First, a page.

Challenge Family Announces Challenge Iceland

With the title of the "world‘s northernmost half distance race," the event will take place in the stunning "Bay of Whales."

Photo: Picasa

Heading out the door? Read this article on the new Outside+ app available now on iOS devices for members! Download the app.

The Challenge Family today announced Challenge Iceland, set to take place on July 23, 2016.

With the title of the “world‘s northernmost half distance race,” the event will take place in the stunning “Bay of Whales.” The athletes will swim in an untouched crystal clear glacial lake left by the glacial melt of the Ice Age 10,000 years ago and run and bike in the picturesque, diverse fjord landscape.

“The idea started with a vision of a long course race with an open water swim since the races in Iceland have almost all been in pools due to cold water. Our race has grown successfully from the first races and now we are extremely proud of being selected to the Challenge Family,” said Vidar Bragi Thorsteinsson, the founder of the race.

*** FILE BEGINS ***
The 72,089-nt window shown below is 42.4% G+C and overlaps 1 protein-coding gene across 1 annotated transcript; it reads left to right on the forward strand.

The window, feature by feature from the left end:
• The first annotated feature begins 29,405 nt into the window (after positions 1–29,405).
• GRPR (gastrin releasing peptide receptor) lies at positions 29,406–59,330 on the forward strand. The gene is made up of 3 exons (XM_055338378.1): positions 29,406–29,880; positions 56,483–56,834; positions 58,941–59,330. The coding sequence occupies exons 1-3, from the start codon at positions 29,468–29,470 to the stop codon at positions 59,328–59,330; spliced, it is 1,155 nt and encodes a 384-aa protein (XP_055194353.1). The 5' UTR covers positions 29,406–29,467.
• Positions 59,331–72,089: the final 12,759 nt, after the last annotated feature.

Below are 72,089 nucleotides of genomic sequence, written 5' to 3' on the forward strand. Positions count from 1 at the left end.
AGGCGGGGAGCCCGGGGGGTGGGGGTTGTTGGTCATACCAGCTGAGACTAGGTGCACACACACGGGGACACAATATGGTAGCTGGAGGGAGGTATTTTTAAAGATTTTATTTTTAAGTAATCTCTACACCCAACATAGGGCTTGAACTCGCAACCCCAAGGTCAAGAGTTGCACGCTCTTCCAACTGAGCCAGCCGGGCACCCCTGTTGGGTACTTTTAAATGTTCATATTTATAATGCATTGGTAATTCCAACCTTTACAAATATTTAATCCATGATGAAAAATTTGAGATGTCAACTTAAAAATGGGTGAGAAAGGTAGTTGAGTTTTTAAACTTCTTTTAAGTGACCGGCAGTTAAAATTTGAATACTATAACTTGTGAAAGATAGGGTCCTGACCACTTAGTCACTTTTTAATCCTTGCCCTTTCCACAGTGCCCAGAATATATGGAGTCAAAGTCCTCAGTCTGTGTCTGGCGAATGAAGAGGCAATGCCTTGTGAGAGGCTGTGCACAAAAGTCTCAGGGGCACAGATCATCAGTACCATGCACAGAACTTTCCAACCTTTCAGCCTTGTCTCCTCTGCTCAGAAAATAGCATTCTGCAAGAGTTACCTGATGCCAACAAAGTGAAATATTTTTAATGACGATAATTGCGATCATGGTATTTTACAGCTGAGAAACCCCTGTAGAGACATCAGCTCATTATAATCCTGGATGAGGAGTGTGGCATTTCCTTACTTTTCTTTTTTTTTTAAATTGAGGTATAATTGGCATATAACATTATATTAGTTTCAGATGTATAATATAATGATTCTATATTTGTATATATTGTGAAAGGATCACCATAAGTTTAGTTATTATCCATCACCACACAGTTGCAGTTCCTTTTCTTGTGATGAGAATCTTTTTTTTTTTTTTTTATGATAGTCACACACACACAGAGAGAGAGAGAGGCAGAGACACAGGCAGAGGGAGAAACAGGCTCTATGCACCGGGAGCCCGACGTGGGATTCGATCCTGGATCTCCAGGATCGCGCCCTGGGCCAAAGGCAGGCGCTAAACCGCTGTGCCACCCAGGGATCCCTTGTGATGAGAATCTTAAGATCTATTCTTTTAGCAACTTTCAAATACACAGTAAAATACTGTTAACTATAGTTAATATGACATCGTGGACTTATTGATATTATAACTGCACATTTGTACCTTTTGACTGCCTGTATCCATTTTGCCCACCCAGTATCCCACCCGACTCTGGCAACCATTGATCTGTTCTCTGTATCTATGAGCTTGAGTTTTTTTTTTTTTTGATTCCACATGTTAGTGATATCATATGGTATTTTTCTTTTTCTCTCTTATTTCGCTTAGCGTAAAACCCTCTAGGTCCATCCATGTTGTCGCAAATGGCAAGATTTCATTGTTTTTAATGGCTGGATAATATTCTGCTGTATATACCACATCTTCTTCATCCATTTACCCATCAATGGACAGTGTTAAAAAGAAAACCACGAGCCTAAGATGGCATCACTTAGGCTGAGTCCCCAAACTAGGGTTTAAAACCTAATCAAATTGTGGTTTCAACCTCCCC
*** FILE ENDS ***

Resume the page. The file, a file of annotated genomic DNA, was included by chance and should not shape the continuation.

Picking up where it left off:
“Iceland is one of those magical countries and its beauty is out of this world,” said Challenge Family CEO, Zibi Szlufcik. “Challenge Family’s commitment to providing iconic races in iconic destinations that stand apart in terms of quality makes Iceland the perfect Challenge race destination and Vidar and his team the perfect partners. We are very much looking forward to introducing more people to this spectacular part of the world.”

The 1.9km swim course takes place in a crystal clean fresh water in a glacial lake, and the one loop 90km bike race with rolling hills and short climbs in the old main road is one the most iconic bike routes in Iceland. Another beautiful country road with long hills will be the scene for the 21.1 km run course.

Learn more at

Read the complete press release at

RELATED: Challenge Family Announces Challenge Aruba

Jan Frodeno Reflects on His Final Ironman World Championship

Immediately after finishing 24th place at his final Ironman World Championships, the Olympic medalist (and three-time IMWC winner) explains what his race in Nice meant to him.